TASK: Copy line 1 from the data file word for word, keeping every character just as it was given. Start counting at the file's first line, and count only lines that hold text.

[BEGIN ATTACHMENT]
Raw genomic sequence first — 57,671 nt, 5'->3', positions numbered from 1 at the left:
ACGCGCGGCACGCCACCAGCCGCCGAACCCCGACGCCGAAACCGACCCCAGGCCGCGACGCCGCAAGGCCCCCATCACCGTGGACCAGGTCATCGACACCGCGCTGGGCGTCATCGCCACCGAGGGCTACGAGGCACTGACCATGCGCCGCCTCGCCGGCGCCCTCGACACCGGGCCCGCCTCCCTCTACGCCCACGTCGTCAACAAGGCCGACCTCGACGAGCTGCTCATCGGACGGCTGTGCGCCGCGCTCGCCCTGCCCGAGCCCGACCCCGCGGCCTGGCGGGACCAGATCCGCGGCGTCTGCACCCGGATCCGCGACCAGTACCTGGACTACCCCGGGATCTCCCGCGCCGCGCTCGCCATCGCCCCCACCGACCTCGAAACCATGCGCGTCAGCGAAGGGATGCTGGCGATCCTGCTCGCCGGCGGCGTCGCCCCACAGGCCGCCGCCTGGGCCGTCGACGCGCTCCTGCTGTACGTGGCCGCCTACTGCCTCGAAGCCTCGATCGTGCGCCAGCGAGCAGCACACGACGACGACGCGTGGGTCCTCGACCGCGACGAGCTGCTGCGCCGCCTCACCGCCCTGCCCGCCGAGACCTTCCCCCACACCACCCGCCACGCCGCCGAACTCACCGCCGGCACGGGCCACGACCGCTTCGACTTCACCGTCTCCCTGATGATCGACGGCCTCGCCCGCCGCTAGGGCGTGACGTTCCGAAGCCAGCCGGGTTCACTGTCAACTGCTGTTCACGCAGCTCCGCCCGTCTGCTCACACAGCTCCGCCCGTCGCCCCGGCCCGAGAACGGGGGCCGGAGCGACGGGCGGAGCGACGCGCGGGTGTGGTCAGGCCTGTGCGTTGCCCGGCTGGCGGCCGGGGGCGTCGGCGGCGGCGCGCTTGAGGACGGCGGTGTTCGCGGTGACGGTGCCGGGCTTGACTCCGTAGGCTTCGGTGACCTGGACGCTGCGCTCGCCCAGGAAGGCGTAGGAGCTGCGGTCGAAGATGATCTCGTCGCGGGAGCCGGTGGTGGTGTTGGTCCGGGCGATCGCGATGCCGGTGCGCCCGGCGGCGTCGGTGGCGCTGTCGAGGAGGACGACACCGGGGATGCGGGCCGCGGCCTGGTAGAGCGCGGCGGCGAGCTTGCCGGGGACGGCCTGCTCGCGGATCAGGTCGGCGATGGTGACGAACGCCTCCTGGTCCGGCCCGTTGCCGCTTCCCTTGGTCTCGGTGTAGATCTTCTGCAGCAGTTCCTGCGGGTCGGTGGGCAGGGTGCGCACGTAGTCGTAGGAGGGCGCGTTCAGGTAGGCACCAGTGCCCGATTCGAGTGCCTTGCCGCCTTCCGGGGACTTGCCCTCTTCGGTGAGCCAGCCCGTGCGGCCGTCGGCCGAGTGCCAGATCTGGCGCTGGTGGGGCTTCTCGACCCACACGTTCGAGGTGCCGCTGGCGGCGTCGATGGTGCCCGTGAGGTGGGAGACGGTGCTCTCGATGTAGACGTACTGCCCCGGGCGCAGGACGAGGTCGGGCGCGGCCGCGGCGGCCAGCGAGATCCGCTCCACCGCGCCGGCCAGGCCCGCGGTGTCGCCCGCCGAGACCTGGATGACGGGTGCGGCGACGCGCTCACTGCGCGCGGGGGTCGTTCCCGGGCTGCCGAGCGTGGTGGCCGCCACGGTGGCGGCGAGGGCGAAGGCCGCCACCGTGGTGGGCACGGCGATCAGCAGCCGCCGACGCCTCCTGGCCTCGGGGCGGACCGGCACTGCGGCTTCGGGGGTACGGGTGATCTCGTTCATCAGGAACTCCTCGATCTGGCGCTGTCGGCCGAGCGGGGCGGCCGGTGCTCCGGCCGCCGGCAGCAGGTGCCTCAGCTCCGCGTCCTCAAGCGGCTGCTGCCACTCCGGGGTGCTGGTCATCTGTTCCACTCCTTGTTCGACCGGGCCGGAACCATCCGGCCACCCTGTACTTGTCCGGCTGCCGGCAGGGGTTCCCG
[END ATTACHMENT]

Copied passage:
Raw genomic sequence first — 57,671 nt, 5'->3', positions numbered from 1 at the left: